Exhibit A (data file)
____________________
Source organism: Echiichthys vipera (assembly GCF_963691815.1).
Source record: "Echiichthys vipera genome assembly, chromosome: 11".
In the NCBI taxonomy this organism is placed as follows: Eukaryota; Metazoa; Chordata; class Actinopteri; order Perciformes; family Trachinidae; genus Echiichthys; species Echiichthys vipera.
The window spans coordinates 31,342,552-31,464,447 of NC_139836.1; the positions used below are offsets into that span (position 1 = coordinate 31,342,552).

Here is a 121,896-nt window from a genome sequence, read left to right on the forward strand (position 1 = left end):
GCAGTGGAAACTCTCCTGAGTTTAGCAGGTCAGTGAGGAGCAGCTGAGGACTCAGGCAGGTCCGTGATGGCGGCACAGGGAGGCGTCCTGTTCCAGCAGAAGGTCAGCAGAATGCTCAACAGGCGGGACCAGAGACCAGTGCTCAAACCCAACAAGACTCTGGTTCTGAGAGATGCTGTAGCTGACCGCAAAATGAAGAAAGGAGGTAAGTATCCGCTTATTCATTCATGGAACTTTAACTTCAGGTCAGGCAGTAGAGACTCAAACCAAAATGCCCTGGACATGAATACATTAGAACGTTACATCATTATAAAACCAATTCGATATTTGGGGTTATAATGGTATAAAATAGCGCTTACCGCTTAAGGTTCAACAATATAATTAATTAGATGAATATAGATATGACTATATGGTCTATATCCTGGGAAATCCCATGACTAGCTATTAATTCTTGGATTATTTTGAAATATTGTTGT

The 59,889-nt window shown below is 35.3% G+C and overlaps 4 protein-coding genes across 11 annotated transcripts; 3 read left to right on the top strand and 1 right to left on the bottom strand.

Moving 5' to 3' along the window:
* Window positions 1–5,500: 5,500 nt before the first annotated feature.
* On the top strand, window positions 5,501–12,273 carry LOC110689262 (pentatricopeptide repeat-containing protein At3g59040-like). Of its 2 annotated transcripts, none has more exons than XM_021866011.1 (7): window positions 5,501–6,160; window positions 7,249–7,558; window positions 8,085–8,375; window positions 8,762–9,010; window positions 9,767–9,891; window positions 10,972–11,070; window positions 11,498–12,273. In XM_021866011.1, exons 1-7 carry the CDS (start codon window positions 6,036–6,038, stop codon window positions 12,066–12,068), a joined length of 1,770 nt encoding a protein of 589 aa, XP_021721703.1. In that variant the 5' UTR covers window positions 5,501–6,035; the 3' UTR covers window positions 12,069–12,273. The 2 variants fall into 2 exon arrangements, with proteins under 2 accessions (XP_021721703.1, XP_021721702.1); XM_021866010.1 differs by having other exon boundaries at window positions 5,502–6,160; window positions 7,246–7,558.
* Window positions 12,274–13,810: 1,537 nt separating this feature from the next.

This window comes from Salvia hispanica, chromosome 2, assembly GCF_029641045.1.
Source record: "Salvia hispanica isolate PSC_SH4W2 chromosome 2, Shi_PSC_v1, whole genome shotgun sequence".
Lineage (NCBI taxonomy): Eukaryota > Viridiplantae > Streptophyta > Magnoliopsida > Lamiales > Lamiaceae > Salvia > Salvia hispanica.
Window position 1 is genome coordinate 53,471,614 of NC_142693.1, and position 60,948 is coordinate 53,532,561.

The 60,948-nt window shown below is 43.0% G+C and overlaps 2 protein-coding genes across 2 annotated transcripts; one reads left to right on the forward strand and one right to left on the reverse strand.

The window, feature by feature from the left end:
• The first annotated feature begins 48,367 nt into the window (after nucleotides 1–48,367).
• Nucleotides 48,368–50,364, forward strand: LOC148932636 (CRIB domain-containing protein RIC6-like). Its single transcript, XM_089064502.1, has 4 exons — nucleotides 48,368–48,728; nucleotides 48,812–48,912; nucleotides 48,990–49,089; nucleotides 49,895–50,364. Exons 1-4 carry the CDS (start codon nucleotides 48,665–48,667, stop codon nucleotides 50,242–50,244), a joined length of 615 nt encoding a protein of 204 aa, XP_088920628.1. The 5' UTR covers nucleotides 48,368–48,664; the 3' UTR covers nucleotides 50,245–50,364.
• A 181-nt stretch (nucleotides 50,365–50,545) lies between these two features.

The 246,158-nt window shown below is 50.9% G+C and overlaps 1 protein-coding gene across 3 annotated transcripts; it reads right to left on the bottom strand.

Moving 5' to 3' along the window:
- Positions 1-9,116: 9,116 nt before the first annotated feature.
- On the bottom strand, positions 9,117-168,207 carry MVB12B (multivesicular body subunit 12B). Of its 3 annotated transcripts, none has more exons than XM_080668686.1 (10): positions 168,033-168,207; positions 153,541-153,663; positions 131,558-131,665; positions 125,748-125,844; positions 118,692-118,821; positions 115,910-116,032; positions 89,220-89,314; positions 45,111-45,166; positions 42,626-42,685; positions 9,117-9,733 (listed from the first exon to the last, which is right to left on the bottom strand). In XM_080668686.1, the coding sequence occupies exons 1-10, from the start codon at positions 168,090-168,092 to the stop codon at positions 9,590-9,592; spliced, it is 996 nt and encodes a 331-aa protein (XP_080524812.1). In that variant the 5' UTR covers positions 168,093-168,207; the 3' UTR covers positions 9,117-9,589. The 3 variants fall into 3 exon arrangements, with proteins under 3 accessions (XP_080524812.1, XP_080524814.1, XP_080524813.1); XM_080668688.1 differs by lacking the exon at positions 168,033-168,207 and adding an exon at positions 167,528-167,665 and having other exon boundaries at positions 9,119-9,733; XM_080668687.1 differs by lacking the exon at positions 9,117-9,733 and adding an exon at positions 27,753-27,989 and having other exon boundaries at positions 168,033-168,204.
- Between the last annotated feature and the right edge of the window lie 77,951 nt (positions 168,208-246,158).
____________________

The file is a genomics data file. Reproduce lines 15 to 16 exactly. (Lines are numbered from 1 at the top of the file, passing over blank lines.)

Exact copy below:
Window position 1 is genome coordinate 53,471,614 of NC_142693.1, and position 60,948 is coordinate 53,532,561.

The 60,948-nt window shown below is 43.0% G+C and overlaps 2 protein-coding genes across 2 annotated transcripts; one reads left to right on the forward strand and one right to left on the reverse strand.